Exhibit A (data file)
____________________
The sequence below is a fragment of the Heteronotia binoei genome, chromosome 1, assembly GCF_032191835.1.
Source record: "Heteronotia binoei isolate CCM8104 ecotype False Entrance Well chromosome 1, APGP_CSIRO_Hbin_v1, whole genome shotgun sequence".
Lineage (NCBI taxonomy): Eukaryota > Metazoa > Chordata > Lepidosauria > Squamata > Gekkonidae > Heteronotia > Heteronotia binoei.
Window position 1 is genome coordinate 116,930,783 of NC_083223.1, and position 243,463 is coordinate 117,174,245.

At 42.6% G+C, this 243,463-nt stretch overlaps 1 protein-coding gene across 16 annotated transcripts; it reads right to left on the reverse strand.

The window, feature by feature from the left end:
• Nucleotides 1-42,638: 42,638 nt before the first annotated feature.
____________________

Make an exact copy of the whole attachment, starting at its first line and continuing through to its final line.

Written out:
The sequence below is a fragment of the Heteronotia binoei genome, chromosome 1, assembly GCF_032191835.1.
Source record: "Heteronotia binoei isolate CCM8104 ecotype False Entrance Well chromosome 1, APGP_CSIRO_Hbin_v1, whole genome shotgun sequence".
Lineage (NCBI taxonomy): Eukaryota > Metazoa > Chordata > Lepidosauria > Squamata > Gekkonidae > Heteronotia > Heteronotia binoei.
Window position 1 is genome coordinate 116,930,783 of NC_083223.1, and position 243,463 is coordinate 117,174,245.

At 42.6% G+C, this 243,463-nt stretch overlaps 1 protein-coding gene across 16 annotated transcripts; it reads right to left on the reverse strand.

The window, feature by feature from the left end:
• Nucleotides 1-42,638: 42,638 nt before the first annotated feature.